The new French king, John II, was captured. John signed a truce with Edward, and in his absence, much of the government began to collapse. Later that year, the Second Treaty of London was signed in 1359, by which England gained possession of Aquitaine and John was freed. The French countryside at this point began to fall into complete chaos. Old fashioned feudal warfare, in which knights fought for glory, was ended. The first phase of the war ended with the Treaty of Bretigny, which had made Edward renounce his claim to the French crown. At the same time it greatly expanded his territory in Aquitaine and confirmed his conquest of Calais. But France continued to suffer. The English had employed mercenaries who, once they were no longer paid, lived off the country by theft and plunder. Most French peasants would have found it difficult to distinguish between war and this sort of peace.

As the war dragged on, the English were slowly forced back. They had less French land to support their war effort as they did so, and the war became more expensive for them. This caused conflicts at home, such as the Peasants’ Revolt of 1381 and the beginning of civil wars. The final phase of warmaking that engulfed France between 1415 and 1435 is the most famous phase of the Hundred Years’ War.

In August 1415, the English king Henry V landed with an army at Harfleur and took it. Although tempted to march on Paris directly, he elected to make a raiding expedition across France toward English-occupied Calais. In a campaign reminiscent of Crecy, he found himself outmaneuvered and low on supplies, and had to make a stand against a much larger French army at the Battle of Agincourt, north of the Somme. In spite of his disadvantages, he won the battle, as the French defeat was catastrophic, with the loss of many of the Armagnac leaders.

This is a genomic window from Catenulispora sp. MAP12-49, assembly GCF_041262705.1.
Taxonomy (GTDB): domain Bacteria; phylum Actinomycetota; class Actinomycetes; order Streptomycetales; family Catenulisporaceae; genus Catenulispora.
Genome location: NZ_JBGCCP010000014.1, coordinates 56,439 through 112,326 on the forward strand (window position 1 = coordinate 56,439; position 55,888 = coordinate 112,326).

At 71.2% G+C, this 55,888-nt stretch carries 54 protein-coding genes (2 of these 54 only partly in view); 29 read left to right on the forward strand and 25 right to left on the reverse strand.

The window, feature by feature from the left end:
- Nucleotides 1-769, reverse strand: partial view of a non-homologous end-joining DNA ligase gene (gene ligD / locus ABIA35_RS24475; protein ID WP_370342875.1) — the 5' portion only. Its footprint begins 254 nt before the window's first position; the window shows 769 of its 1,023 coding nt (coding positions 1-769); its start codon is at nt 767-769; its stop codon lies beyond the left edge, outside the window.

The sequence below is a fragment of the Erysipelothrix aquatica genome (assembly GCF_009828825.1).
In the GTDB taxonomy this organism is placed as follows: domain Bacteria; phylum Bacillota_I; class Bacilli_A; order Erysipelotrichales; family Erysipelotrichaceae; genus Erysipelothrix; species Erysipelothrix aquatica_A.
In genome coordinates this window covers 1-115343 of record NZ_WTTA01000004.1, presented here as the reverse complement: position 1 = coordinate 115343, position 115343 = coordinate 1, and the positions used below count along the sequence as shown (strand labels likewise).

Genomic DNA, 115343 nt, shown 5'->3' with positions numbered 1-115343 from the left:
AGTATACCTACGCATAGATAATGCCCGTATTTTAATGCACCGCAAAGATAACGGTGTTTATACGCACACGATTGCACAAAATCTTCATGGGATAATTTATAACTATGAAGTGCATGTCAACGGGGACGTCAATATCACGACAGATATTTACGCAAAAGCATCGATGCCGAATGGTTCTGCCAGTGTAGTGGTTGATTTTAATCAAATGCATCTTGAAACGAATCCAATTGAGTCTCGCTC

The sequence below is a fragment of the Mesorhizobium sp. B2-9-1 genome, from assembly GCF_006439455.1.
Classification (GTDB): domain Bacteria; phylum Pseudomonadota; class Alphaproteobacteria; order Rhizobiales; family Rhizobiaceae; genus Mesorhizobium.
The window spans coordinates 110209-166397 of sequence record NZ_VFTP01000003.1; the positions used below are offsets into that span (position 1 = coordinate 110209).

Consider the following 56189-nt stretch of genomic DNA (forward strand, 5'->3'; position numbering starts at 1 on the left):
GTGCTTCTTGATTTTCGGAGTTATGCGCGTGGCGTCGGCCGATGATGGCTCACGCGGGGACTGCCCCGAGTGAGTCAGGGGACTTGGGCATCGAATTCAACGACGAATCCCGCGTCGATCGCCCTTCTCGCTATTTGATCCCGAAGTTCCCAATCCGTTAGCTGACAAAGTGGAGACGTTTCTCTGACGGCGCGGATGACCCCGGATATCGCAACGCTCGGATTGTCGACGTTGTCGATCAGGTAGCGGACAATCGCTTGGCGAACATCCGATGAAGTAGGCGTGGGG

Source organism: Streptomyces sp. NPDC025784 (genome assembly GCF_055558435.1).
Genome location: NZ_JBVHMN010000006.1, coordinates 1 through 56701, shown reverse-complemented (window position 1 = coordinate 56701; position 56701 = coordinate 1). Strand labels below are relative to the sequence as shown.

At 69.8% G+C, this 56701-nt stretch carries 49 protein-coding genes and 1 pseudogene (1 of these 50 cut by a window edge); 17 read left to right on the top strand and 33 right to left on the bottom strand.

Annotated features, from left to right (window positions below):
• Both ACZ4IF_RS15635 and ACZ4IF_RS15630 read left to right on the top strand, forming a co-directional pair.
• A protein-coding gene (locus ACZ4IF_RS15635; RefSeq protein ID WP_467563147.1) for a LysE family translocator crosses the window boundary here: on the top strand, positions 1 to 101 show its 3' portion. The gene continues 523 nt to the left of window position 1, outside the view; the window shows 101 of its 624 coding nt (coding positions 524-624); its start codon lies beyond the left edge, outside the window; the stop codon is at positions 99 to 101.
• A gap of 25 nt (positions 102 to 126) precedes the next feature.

Henry took much of Normandy, including Caen in 1417 and Rouen on January 19, 1419, making Normandy English for the first time in two centuries. He made formal alliance with the Duchy of Burgundy. Henry’s progress was now stopped by the arrival in France of a Scottish army of around 6,000 men. In 1421, the Earl of Buchan crushed a larger English army at the Battle of Bauge, killing the English commander, Thomas, 1st Duke of Clarence, and killing or capturing most of the English leaders. The French were so grateful that Buchan was immediately promoted to the High Constable of France. Soon after this setback Henry V died at Meaux in 1422.

Henry’s infant son, Henry VI, was immediately crowned king of England and France, but the Armagnacs remained loyal to Charles’ son and the war continued in central France. The English continued to attack France and in 1429 were besieging the important French city of Orleans. An attack on an English supply convoy led to the skirmish that is now known as Battle of the Herrings when John Fastolf circled his supply wagons largely filled with herring around his archers and repelled a few hundred attackers. Later that year, a French saviour appeared in the form of a peasant girl from Domremy named Joan of Arc.

With Joan of Arc, the French developed a sense of national identity. The girl led the French armies to victory over the English until she was captured and burned by the English as a witch. The French now had a greater unity, and the French king was able to field massive armies on much the same model as the British. In addition, however, the French government began to appreciate the "modern" style of warfare, and new military commanders, such as Bertran du Guesclin, began to use guerilla and small war tactics of fighting.

In 1435, the Burgundians under Philip III switched sides, signing the Treaty of Arras and returning Paris to the King of France. By 1450 the French reconquered Normandy, and by 1451 all Guienne but Bordeaux was taken. After the fall of Bordeaux in 1453, England retained only Calais, which was not conquered by France until 1558. England, torn by the Wars of the Roses, made no further attempt to conquer France.

Related posts:

Published by

Thor

Thor is Carlos Benito Camacho, the manager and writer of this blog.